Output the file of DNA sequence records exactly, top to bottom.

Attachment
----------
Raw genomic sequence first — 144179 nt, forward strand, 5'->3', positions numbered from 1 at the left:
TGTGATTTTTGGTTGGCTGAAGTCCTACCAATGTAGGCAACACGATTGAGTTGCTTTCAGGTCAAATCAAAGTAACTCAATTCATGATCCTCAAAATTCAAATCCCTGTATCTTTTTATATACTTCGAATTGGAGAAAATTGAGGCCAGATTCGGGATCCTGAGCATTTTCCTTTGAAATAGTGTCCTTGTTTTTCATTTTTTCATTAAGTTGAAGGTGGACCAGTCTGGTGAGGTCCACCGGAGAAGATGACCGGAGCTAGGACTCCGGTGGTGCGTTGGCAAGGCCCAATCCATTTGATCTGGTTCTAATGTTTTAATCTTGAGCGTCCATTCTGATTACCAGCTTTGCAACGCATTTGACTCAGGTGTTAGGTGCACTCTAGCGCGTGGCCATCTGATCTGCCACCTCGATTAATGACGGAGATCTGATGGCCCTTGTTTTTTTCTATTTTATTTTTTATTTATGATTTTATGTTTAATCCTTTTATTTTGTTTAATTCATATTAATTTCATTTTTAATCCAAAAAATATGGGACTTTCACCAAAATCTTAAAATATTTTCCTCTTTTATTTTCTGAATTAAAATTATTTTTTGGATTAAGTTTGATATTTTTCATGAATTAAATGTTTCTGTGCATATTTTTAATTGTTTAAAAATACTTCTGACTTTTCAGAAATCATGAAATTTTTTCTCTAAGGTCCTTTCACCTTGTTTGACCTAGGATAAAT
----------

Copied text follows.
Raw genomic sequence first — 144179 nt, forward strand, 5'->3', positions numbered from 1 at the left:
TGTGATTTTTGGTTGGCTGAAGTCCTACCAATGTAGGCAACACGATTGAGTTGCTTTCAGGTCAAATCAAAGTAACTCAATTCATGATCCTCAAAATTCAAATCCCTGTATCTTTTTATATACTTCGAATTGGAGAAAATTGAGGCCAGATTCGGGATCCTGAGCATTTTCCTTTGAAATAGTGTCCTTGTTTTTCATTTTTTCATTAAGTTGAAGGTGGACCAGTCTGGTGAGGTCCACCGGAGAAGATGACCGGAGCTAGGACTCCGGTGGTGCGTTGGCAAGGCCCAATCCATTTGATCTGGTTCTAATGTTTTAATCTTGAGCGTCCATTCTGATTACCAGCTTTGCAACGCATTTGACTCAGGTGTTAGGTGCACTCTAGCGCGTGGCCATCTGATCTGCCACCTCGATTAATGACGGAGATCTGATGGCCCTTGTTTTTTTCTATTTTATTTTTTATTTATGATTTTATGTTTAATCCTTTTATTTTGTTTAATTCATATTAATTTCATTTTTAATCCAAAAAATATGGGACTTTCACCAAAATCTTAAAATATTTTCCTCTTTTATTTTCTGAATTAAAATTATTTTTTGGATTAAGTTTGATATTTTTCATGAATTAAATGTTTCTGTGCATATTTTTAATTGTTTAAAAATACTTCTGACTTTTCAGAAATCATGAAATTTTTTCTCTAAGGTCCTTTCACCTTGTTTGACCTAGGATAAAT